When do we take back our communities from the bullies?
11:18am - 24/Apr/2013

Community, it is word we see used so often these days, but for each of us what meaning does it hold? Are we active members or are we along for the ride abdicating responsibility to those experts we elect and hire to manage our affairs?

As I sit preparing for an online chat about bullying and our frustration with its growth and severity, I think back to the idea of community.  I am reminded of  the popular saying "It takes a village to raise a child", but somehow that village has been reduced to the school and the individual parent/family group. No longer is it acceptable to speak up when we see another acting inappropriately.  In some cases it can be downright dangerous.

I am reminded of an incident that happened to me quite a few years back.  I was in a meeting with a group of parents (I myself was a parent and an employee of a school division) who had gathered to express their "concerns" about a particular staff member at the school.  This staff member was not present.  Throughout the evening parents and (inappropriately enough)students continued to berate and cast dispersions upon this staff member.  The moment came when a child piped up with the comment " I am sure M                 is a good teacher, not that we have seen it" and the parents in the room including a colleague erupted in laughter.  I spoke out as to how this behaviour was unacceptable and how if parents were unwilling to act appropriately then how were they to expect their children to. for this I received a reprimand.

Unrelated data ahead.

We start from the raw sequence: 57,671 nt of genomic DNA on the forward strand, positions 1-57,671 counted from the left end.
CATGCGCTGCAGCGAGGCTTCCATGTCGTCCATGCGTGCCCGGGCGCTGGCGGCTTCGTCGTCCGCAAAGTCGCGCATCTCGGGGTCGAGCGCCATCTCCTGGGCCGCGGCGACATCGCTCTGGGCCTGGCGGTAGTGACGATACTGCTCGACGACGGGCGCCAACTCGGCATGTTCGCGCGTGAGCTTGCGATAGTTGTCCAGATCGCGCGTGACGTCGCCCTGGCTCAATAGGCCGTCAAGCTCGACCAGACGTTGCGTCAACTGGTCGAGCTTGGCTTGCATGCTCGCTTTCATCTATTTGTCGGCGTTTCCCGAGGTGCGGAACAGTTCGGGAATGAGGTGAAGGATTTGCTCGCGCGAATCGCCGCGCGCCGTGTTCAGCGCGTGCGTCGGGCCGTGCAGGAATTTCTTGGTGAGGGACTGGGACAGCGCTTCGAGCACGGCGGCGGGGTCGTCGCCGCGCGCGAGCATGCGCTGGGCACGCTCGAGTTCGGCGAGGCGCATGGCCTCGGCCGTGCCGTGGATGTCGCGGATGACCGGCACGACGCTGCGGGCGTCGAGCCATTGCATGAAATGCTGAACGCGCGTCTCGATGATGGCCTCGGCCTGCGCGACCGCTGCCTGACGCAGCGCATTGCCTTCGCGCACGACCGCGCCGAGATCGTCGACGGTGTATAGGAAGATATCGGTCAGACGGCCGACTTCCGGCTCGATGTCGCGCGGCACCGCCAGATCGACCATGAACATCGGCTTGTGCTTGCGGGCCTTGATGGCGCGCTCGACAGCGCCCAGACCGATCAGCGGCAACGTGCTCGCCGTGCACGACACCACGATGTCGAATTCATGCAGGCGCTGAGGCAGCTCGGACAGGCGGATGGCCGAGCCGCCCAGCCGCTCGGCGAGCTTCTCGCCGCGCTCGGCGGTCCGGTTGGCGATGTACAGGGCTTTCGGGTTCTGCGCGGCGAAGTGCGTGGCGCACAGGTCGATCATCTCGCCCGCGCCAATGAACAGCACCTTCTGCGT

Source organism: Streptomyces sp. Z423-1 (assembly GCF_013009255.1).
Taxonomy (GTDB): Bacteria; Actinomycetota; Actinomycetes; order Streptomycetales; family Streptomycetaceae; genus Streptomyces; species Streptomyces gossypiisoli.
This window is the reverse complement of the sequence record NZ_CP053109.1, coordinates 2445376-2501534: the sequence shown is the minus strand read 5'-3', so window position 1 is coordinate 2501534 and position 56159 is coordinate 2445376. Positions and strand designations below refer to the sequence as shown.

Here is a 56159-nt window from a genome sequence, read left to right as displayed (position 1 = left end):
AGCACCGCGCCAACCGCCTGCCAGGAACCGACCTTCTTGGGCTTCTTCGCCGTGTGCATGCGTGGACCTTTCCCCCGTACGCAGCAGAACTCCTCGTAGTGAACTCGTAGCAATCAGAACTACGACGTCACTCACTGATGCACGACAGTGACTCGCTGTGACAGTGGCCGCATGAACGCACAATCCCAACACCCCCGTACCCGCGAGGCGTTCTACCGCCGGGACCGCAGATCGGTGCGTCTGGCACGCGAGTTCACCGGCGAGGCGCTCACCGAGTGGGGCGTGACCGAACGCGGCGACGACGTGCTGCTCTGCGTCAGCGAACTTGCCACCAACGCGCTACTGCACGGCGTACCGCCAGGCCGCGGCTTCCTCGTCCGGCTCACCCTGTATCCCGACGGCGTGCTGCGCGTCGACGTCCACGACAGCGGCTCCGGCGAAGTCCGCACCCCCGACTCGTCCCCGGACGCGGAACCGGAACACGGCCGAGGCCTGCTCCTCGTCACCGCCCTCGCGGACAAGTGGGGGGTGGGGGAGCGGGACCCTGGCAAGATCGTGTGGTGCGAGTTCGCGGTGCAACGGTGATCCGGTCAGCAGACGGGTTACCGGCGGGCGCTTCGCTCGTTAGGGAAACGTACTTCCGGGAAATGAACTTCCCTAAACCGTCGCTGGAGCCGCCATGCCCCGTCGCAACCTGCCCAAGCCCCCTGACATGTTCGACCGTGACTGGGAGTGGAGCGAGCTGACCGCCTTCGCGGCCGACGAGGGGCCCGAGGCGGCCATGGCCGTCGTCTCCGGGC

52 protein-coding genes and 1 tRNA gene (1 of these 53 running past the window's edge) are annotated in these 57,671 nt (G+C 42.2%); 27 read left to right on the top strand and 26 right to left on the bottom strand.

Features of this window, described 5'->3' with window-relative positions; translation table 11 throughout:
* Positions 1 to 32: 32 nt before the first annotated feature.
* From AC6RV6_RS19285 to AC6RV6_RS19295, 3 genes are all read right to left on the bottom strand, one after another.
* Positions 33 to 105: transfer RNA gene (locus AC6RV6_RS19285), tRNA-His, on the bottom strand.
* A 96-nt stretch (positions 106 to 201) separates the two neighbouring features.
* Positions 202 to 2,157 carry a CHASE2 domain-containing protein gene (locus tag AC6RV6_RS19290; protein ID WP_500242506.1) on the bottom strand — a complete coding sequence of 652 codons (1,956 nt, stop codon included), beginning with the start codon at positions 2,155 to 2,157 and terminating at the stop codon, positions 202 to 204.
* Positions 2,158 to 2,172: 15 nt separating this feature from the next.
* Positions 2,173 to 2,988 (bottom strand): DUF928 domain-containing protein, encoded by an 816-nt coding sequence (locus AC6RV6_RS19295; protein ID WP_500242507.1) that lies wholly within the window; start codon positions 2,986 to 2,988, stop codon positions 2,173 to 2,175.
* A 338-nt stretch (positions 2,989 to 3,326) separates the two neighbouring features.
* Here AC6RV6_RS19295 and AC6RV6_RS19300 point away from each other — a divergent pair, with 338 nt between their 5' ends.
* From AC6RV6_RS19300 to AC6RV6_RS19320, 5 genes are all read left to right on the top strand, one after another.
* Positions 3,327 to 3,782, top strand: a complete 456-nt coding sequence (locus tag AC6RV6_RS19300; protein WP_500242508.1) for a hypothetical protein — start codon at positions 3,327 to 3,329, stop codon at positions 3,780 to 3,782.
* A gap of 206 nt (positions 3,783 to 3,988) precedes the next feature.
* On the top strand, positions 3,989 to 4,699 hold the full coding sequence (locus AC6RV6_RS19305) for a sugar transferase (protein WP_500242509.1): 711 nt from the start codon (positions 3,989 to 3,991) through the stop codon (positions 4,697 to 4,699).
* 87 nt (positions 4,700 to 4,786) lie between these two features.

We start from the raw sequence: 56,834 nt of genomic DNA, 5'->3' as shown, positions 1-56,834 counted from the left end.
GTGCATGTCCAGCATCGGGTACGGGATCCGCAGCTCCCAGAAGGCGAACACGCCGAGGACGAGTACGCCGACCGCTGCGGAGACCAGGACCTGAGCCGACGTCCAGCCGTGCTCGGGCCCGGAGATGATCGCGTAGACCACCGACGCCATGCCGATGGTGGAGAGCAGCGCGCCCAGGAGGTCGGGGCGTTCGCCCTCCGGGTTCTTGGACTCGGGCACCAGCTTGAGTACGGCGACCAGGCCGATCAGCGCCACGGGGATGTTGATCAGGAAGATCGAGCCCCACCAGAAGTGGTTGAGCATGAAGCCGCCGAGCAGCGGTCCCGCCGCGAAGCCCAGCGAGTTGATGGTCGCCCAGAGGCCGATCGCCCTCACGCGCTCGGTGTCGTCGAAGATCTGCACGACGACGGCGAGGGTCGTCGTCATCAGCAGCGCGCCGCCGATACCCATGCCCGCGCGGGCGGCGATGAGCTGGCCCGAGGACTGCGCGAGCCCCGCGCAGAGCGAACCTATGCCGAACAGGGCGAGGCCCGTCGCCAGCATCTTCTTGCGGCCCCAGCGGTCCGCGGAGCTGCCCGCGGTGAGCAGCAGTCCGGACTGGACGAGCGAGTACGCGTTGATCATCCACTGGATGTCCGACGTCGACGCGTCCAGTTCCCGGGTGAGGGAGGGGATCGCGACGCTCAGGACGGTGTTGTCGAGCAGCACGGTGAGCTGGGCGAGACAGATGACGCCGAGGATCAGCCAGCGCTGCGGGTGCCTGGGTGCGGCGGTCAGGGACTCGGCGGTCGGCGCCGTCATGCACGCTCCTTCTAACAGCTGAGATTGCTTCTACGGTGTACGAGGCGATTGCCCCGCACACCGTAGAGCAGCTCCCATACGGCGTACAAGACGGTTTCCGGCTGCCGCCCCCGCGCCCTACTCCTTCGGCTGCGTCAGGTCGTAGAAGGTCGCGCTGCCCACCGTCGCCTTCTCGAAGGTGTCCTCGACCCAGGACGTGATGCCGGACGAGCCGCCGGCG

Have we lost our ability to speak up or have we been conditioned to avoid conflict at all costs?  When it comes to bullying and the dire consequences we all need to start speaking up.  We need to learn how to appropriately and assertively identify,  vocalize and rectify the behaviours that are killing our children.   We need to be educated on how to effectively  bring about change that is meaningful and permanent.  It starts with coming together as communities again, learning the tools and implementing them assertively so that authorities cannot ignore you. No more parents should have to suffer the pain that far too many have already suffered, but without action unfortunately many more will.

Training and workshops for parents and teachers are available from many groups including myself.  For more information visit www.backstopadr.ca


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